this ALWAYS happens:
I have a Windows 10 PC with five hard drives, each one functioning as a partition. I use the C: partition for the OS and the others for data, backup, and so on. The partitions are C:, D:, E:, F: and G:.
Eventually I had to format my C: drive to get a fresh Windows installation. But the hassle was so strong I regret doing that: turns out the previous installation assigned an user identity to each partition (SID?). Now, I can only access the C: drive and, curiously, the D:, but not the E: to G:. (By the way, the current D: is the former F:, which got the drive letters swapped).
I inspect the security tab under the properties of the drive, and I see 'SYSTEM' and 'Administrators' have full access and control, as well as a rogue "unknown" account beginning with letter "S" and a bunch of characters. I deleted those.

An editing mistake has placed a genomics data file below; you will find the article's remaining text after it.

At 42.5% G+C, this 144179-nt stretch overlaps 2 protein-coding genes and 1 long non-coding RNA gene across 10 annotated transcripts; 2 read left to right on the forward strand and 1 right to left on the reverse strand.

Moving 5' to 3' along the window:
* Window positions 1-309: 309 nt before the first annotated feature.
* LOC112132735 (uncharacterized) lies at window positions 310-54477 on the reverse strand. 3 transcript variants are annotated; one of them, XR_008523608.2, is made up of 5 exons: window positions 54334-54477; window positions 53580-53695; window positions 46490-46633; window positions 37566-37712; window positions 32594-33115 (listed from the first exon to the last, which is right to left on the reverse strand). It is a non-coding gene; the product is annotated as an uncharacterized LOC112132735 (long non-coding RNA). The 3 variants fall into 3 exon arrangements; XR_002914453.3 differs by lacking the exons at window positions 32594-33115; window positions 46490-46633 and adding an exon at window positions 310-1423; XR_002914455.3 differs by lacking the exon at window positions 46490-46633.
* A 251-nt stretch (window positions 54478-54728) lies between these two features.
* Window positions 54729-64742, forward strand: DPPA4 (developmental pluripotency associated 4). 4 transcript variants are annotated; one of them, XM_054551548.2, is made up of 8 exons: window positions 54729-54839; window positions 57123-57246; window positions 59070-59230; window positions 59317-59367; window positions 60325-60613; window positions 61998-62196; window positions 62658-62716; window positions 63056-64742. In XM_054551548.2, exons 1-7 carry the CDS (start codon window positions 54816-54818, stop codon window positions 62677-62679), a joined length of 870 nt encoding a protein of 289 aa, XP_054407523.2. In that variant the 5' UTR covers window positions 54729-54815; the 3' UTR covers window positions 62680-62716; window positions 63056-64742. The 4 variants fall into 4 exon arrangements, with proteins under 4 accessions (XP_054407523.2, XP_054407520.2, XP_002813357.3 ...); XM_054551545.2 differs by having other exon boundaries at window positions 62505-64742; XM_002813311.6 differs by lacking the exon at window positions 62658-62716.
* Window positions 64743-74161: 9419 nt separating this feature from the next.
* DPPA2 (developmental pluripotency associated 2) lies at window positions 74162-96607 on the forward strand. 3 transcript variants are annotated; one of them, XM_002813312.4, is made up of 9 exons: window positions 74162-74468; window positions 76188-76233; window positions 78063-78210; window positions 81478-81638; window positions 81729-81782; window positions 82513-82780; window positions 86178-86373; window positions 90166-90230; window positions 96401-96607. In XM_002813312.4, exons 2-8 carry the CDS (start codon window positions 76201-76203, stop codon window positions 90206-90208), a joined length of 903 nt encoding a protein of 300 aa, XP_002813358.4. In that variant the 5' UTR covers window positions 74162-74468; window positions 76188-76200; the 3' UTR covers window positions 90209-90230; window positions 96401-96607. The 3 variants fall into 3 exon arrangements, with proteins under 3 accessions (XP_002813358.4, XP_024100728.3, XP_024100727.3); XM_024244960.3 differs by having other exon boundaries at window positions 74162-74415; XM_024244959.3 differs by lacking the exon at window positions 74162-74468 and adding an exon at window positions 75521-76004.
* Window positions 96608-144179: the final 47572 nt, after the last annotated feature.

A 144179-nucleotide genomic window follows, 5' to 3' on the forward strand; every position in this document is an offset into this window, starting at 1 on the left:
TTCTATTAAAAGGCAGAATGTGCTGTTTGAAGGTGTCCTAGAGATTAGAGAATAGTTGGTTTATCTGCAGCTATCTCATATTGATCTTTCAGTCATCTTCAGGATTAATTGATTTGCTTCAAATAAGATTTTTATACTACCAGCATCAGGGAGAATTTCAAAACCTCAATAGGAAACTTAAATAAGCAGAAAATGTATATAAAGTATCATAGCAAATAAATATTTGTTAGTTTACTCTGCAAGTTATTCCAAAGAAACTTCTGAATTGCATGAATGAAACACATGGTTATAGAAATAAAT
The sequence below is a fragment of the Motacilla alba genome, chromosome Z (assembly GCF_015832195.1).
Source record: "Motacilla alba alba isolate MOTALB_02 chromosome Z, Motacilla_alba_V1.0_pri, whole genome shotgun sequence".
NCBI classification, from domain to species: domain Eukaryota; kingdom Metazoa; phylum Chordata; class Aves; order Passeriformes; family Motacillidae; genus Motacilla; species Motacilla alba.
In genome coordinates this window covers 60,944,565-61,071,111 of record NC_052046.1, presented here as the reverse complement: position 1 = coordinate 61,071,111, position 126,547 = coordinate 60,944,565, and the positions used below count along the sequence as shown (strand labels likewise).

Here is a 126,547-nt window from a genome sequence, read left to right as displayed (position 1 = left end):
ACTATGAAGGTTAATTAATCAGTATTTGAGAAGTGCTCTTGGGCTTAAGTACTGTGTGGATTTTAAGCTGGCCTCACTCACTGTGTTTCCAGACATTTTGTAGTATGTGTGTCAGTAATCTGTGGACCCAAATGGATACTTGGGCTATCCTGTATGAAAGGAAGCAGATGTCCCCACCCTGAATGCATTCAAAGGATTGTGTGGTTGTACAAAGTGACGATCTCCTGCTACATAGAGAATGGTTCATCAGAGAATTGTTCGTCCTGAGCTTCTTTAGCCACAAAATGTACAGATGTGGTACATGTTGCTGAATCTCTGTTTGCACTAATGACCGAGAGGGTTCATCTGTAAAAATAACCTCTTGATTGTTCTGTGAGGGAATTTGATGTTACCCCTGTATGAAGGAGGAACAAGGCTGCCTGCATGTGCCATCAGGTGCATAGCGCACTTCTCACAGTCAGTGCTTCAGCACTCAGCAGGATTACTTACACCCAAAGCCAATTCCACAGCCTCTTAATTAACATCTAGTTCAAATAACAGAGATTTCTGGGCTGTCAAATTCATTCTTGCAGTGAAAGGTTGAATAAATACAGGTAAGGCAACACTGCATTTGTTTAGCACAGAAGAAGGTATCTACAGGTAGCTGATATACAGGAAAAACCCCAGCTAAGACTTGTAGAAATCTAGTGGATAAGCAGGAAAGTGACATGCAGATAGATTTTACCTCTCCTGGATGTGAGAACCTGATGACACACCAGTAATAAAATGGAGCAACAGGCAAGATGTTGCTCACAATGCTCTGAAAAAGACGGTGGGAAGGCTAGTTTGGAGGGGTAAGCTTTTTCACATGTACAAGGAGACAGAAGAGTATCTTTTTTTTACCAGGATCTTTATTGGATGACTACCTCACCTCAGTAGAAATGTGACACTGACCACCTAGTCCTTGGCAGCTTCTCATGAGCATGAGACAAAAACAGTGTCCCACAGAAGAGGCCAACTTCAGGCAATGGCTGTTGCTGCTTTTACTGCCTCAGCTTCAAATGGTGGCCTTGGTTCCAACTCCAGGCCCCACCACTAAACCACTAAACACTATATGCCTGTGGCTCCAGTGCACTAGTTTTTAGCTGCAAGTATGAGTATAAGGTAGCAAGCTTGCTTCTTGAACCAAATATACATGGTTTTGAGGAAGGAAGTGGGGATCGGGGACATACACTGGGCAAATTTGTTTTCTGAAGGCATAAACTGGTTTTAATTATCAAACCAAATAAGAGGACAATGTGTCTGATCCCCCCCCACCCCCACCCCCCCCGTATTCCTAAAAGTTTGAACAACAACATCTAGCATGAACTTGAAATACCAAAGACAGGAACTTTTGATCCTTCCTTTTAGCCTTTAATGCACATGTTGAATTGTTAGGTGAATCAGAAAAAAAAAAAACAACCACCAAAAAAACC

I am the only user of this computer (with a Microsoft account) and the account type is 'Administrator'. But I still can't access those drives; I get an 'Access denied' message. Question 1: Why is that?
The weak solution is to take 'personally' possession (assign a user-based permission, which is not recommended) – have my user (Microsoft) account become the owner and have full access. The problem is: this assigns this new identity to ALL files in those drives, and one contains my 650GB Dropbox folder, while the other contains my equally 650GB OneDrive mirror. Since all files' metadata are modified with this procedure, I have to resync ALL my data to both clouds all over again, which is unacceptable.
Question 2: How can I prevent this from happening next time I format my C: drive?
p.s. I can't use the
icacls * /T /Q /C /RESET command because I don't have access to those drives to begin with.